Bonnie 3rd Grade CabbageS
After you register your class or children, select your delivery windows so we can send the plants to your school or designated in time for growing season. Make sure each student gets their own cabbage to grow at home or in your school’s garden. Use our custom lesson plans to incorporate cabbage gardening into your class activities throughout the year.
1. Enter your zipcode to check eligibility
2. Enter your quantity
Please enter the number of cabbages you would like for your third grade class if you are a teacher. If you are a parent, please select how many third graders you have in your household.
How to Plant Your Cabbage
Planting cabbage in the ground
Adults and kids should work together to plant their cabbage in the ground. Remember to set your cabbage in a warm, sunny spot!Learn How to Plant Cabbage
Planting cabbage in a container
If you live in an apartment or have a small outdoor space that receives full sun for 6-8 hours per day, you can grow your cabbage in a container!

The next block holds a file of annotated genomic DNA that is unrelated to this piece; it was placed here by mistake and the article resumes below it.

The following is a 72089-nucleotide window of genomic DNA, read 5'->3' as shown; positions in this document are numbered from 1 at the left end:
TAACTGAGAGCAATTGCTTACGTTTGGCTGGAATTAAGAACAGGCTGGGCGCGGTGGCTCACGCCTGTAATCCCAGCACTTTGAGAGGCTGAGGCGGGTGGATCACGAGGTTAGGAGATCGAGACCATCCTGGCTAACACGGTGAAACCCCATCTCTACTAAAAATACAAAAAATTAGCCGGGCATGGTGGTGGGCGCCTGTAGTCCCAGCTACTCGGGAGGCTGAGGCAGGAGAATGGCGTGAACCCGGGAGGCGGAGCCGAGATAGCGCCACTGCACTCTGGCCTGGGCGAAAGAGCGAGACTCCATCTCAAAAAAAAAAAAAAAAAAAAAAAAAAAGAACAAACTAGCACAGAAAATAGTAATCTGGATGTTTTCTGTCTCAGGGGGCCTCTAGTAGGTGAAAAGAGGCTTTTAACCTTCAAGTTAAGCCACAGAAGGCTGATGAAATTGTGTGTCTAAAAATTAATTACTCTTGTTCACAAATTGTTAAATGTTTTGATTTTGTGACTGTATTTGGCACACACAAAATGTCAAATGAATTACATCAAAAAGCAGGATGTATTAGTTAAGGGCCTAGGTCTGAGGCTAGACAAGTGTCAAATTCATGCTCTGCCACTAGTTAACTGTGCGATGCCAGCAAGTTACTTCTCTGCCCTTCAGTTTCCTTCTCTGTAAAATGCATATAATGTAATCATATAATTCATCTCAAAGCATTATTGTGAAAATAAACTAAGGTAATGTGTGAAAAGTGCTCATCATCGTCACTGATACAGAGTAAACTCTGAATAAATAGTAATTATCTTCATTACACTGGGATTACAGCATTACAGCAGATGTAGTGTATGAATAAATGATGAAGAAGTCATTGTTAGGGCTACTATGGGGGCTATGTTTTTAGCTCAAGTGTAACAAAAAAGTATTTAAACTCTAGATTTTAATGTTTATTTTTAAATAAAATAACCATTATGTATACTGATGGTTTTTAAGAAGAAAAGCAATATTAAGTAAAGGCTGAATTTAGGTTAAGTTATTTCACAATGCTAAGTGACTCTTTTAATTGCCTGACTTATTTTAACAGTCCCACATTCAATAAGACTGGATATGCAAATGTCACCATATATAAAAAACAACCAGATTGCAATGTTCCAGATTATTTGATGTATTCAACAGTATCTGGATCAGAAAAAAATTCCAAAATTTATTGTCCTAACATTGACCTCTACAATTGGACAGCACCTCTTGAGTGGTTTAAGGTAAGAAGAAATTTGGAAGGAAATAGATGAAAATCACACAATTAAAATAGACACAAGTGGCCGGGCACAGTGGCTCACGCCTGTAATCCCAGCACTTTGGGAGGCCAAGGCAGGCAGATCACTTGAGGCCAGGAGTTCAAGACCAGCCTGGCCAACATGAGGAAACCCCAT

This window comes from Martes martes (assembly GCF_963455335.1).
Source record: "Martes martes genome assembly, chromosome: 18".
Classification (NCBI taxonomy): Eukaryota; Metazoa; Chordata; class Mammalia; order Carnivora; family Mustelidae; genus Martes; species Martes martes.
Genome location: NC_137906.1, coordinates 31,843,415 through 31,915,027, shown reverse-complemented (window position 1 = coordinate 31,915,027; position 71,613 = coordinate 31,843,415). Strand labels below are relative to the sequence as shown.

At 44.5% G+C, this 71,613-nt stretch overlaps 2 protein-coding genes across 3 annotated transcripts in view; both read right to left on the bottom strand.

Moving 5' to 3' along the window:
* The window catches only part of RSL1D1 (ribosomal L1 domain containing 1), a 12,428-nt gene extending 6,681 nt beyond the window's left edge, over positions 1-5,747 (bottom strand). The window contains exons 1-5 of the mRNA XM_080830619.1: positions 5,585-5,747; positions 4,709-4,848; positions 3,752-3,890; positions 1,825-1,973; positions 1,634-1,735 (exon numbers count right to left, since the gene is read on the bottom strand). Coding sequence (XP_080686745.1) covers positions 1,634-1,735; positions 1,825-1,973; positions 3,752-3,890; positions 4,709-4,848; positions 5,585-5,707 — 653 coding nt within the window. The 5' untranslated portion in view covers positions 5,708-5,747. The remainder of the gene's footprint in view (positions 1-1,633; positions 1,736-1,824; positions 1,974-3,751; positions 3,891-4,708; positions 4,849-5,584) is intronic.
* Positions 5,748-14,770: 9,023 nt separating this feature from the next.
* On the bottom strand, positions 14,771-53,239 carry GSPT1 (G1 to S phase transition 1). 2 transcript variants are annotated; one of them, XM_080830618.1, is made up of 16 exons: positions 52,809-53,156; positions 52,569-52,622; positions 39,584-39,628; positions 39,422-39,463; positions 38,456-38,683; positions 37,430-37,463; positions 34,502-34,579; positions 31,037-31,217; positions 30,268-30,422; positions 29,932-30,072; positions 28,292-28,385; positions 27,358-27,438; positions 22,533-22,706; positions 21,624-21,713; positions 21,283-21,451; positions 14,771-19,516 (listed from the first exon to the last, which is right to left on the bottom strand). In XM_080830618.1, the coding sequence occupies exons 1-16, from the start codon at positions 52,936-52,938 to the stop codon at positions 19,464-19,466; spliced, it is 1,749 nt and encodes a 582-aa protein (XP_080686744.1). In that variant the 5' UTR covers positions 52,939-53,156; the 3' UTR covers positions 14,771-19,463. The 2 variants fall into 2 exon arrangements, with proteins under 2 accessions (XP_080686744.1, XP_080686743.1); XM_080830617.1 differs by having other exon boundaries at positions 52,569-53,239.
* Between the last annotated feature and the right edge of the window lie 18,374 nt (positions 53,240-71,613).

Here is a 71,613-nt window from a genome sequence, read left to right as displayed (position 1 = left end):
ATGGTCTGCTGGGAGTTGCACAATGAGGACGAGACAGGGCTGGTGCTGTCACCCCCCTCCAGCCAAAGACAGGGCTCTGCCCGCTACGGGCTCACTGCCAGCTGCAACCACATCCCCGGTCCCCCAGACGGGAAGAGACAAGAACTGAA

How to Keep Your Cabbage Healthy
Let the sunshine in
Cabbages need full sun – at least six to eight hours of direct sunlight per day.Learn More
It’s best to water in the morning and at the base of the plant (soil level) keeping the foliage dry. Plants should be watered when the top 2 inches of the soil becomes dry to the touch.
How to Harvest Your Cabbage
Pick your cabbage
About 82 days after planting, your cabbage will be ready to pick. To be sure it’s ready for harvest, squeeze the head and make sure it’s firm throughout. If the head presses in easily and feels loose, it still needs more time to mature.Learn More
Cut the stalk
Ask an adult to cut the cabbage at the lowest point possible, leaving the loose outer leaves attached to the stalk.
Trouble with your cabbage?
Cracking and spitting
If you leave your cabbage in the garden after the head has formed and it rains, the head may crack or split. If this happens, an adult should harvest the cabbage right away.Learn About Cabbage Care
Pests and worms
If you see holes in cabbage leaves or moths flying around your cabbage it’s likely that something is eating your cabbage! Scout often and diligently for insect pests or cabbage worms around the plant and on the underside of the big leaves, where they like to hide.
Wilted and yellow leaves
Yellow leaves could mean many things, from overwatering to Clubroot, a common disease that affects cabbage. The most obvious symptoms of clubroot are yellowing, wilting leaves. Avoid this problem by keeping your plant healthy and your garden free of insect pests, weeds and debris.